Today is my father’s 103rd birthday. I’m now officially past the "I wish he were still with us" stage (though he regularly appears in dreams), since he presumably would be pretty miserable if he were.
Yes, his 22nd birthday got quite a cloud over it.
How long, O Lord?
How many times do Republican- and Trump-appointed federal judges have to totally smack down Team Trump arguments before the mainstream media stop insinuating that Republican judges uniquely cannot separate law and politics?
Cage Fighting comes to SCOTUS
I listened to about an hour of Supreme Court Oral Argument in Monday’s 303 Creative case.
I thought I was confused because I’m old and rusty, but two younger, un-rusty commentators, Sara Isgur and David French, flagged the argument as very low-caliber and peppered with lurid hypotheticals designed not to explore the the implications of each advocate’s position, but to make the advocates whose arguments they disfavored look monstrous.
In other words, it was more like a televised Senate hearing than an ordinary Oral Argument. (Pro tip: if you consistently defend free speech, you can be “hypoed” into defending really abhorrent speech. Get a backbone.)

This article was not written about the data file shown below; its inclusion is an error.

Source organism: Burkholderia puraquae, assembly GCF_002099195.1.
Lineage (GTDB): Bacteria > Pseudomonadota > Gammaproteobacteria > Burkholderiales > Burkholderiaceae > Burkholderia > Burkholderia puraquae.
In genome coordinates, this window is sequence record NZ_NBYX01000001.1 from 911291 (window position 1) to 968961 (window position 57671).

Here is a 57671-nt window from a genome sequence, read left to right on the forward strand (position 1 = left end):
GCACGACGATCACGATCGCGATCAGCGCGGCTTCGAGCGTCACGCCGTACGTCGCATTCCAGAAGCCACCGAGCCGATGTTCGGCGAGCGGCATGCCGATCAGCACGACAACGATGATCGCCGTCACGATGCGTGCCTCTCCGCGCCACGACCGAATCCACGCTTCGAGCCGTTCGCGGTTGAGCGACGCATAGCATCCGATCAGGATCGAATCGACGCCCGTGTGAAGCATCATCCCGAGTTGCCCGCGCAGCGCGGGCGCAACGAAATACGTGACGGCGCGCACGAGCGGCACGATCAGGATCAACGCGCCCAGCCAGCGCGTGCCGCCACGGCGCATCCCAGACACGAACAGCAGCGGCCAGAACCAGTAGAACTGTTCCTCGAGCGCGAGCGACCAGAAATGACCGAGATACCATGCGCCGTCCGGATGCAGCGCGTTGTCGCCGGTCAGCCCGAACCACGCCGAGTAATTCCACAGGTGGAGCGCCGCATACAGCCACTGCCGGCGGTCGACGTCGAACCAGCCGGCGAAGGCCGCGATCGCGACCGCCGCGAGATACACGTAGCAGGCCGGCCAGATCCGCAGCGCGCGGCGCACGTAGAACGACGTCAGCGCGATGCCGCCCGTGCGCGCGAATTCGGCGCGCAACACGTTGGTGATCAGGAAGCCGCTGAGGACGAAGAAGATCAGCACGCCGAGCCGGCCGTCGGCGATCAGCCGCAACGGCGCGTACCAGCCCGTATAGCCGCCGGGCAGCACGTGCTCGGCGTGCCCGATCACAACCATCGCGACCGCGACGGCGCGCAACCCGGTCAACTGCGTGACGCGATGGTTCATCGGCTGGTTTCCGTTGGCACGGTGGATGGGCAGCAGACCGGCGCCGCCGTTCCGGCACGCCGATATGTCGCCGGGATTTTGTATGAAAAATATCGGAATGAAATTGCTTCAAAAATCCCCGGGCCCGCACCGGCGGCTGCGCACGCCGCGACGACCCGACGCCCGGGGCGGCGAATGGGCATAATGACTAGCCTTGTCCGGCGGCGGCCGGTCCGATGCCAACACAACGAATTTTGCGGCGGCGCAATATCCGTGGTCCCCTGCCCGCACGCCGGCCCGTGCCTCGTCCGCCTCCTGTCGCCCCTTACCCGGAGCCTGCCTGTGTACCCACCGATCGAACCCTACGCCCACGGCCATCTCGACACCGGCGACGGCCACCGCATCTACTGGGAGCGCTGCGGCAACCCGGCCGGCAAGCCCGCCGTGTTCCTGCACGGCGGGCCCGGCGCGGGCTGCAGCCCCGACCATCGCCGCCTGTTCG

I am relieved. I may be rusty, but it was a poor argument, courtesy of the Justices.
Look for very sharp dissents from the justices on the losing side, because both sides seemed pretty heavily-invested.
An academic frames the question
The question is whether civil rights protections properly include the suppression of speech that disagrees with legal norms, or compels speech that celebrates those norms. Alternatively: do artists (including web designers) have the freedom to depict what subjects they wish, and how—even if they take money for doing it, and even if their perspective is hurtful (to some people)?
Moore v. Harper
Prof. Akhil Amar’s oddly-compelling, low-tech podcast had a couple of podcasts (October 26 and followup episodes with Steven Calabresi) on the Independent State Legislature doctrine purportedly at issue in Wednesday’s Moore v. Harper SCOTUS oral argument.
For the first time, though, I’m now feeling misled by Prof. Amar. Wednesday’s Wall Street Journal features two pieces, one by the Editorial Board and one by lawyers, casting the controversy in terms that seem to make Prof. Amar’s argument peripheral if not irrelevant to the real issues.